Climate

Latest news

NIWA meteorologists are keeping an eye on an unusual atmospheric phenomenon that is amassing in the polar stratosphere.
We’re now halfway through 2019 and NIWA climate data from the first six months tell a dramatic story of weather and climate extremes.
New Zealanders are fast becoming aware that our changing climate matters a great deal. NIWA Chief Executive John Morgan explains.

The on-going rise of atmospheric carbon dioxide (CO2) that is fuelling climate change is also driving significant changes in the waters off our coasts.

Our work

NIWA is leading a New Zealand partnership to map the South and West Pacific Ocean's seabed as part of a worldwide initiative to map the entire globe’s seafloor.
Does climate change affect the position of the Subtropical Front around New Zealand? This has important consequences for New Zealand's climate and biological productivity.

Latest videos

Annual Climate Summary for 2018

New Zealand’s equal-2nd warmest year on record. Annual temperatures were above average across the majority of New Zealand, including much of the North Island as well as the western and southern South Island. See complete 2018 Annual Climate Summary details.

Weather Tips - What is El Niño?

El Niño. We hear it being brought up in the news quite a bit, but what does it actually mean? No, it's not a type of yoghurt!

SOUTHERN - LONG  - v2
NIWA climate scientists are calling for volunteers to unearth weather secrets from the past – including those recorded by members of Captain Robert Scott’s doomed trip to the South Pole in 1912.
NIWA Seasonal Climate Outlook: May-July 2018

NIWA Principal Scientist Chris Brandolino gives a broad overview of the coming season across Aotearoa.

NIWA meteorologists are keeping an eye on an unusual atmospheric phenomenon that is amassing in the polar stratosphere.
New Zealand’s 2nd-warmest July on record
Despite a sharp cold snap in early August, seasonal temperatures are forecast to be near average or above average for all regions of New Zealand, owing to warmer than average coastal and regional sea surface temperatures.
An unusually dry start to winter.
We’re now halfway through 2019 and NIWA climate data from the first six months tell a dramatic story of weather and climate extremes.
A weak, central Pacific El Niño continued during June as sea surface temperatures (SSTs) remained more than 0.7˚C above average (i.e. the El Niño threshold) for the fourth consecutive month.
New Zealanders are fast becoming aware that our changing climate matters a great deal. NIWA Chief Executive John Morgan explains.

The on-going rise of atmospheric carbon dioxide (CO2) that is fuelling climate change is also driving significant changes in the waters off our coasts.

When fire came to Pigeon Valley, Fire and Emergency came to NIWA.
NIWA is bringing together decision makers and influencers from across New Zealand this month to shape the science we need to respond to our changing climate.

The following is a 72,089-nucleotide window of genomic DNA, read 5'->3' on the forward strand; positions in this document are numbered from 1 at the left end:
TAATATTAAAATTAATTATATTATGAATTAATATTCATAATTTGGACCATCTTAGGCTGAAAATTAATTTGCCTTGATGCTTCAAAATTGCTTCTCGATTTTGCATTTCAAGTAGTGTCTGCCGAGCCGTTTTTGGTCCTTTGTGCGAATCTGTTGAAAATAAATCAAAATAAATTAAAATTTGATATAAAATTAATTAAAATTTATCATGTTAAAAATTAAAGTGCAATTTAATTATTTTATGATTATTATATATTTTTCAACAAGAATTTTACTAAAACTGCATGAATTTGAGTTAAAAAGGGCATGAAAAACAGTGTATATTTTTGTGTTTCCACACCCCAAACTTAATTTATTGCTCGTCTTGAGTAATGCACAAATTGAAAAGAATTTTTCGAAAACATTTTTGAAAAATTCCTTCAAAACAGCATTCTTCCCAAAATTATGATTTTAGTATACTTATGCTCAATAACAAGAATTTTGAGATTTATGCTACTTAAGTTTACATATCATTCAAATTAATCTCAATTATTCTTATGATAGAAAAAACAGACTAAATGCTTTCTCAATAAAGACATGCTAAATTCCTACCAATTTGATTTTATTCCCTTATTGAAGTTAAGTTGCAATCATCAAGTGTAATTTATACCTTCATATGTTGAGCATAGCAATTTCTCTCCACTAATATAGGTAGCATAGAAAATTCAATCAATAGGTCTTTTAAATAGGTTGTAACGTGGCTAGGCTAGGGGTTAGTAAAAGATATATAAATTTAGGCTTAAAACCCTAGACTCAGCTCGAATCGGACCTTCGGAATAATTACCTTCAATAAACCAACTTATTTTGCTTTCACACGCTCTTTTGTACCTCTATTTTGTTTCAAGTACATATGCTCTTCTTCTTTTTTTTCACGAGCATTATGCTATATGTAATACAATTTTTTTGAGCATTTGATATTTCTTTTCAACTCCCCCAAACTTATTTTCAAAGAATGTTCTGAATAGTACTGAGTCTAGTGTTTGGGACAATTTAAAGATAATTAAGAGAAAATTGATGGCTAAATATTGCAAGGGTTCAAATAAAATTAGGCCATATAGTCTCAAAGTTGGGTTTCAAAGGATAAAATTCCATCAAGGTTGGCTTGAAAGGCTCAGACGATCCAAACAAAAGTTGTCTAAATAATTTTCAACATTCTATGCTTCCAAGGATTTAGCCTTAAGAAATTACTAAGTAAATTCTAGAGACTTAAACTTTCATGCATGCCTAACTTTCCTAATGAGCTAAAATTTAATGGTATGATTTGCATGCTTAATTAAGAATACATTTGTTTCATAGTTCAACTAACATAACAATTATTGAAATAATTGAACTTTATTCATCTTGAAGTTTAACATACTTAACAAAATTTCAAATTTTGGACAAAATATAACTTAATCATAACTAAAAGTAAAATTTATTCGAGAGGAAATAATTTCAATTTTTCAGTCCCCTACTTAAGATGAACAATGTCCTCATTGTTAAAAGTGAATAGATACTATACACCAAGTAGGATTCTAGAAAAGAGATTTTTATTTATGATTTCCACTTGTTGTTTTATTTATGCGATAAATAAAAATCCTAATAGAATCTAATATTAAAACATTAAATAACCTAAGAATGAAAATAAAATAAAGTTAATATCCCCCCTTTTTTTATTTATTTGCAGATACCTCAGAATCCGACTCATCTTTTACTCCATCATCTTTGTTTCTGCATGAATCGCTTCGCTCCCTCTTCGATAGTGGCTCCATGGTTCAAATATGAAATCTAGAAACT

Dr Sara Mikaloff-Fletcher is looking to turn the internationally accepted science of monitoring greenhouse gas emissions upside down – and the rest of the world is watching closely.
Demands for new weather and climate predictions are unprecedented as nations struggle to understand their exposure to risk from severe climatic events.
New Zealand’s 4th-warmest autumn on record.
New Zealand’s 3rd-warmest May on record
NIWA is leading a New Zealand partnership to map the South and West Pacific Ocean's seabed as part of a worldwide initiative to map the entire globe’s seafloor.
Although El Niño is forecast to continue during the upcoming three-month period, it may weaken later in 2019. Winter temperatures are forecast to be above average in the east of the South Island and to be above average or near average in all remaining regions.
With just a few days of autumn left, prolonged warm weather and less rain than normal means some spots across New Zealand are heading for the record books.
Thermal images taken by a NIWA scientist during this year’s aerial survey of South Island glaciers have revealed in extraordinary detail how heat in the surrounding landscape is affecting the ice.
Wet and cool for inland parts of the South Island, variable elsewhere.
A weak, central Pacific El Niño continued during April, as patterns of enhanced rainfall persisted in the vicinity of the International Dateline. More westerly quarter winds than normal. Tasman Sea surface temperatures may influence several spells of unseasonable warmth through the season, particularly in eastern areas, contributed to by frequent westerly air flows.
NIWA today released its March Climate Summary which confirms temperatures during the first month of autumn were at record highs in many places.
It was New Zealand’s equal 2nd warmest March on record.
A central Pacific El Niño event continued during March as the ocean and atmosphere remained weakly coupled. Sea surface temperatures warmed across the equatorial Pacific during March and El Niño is expected to continue during the upcoming three-month period.
Dry for most locations, drought for upper South Island
Weather and climate experts from around the world are meeting in Wellington next week to discuss the critical need for accurate forecasting to cope with a changing climate.

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Principal Scientist - Climate

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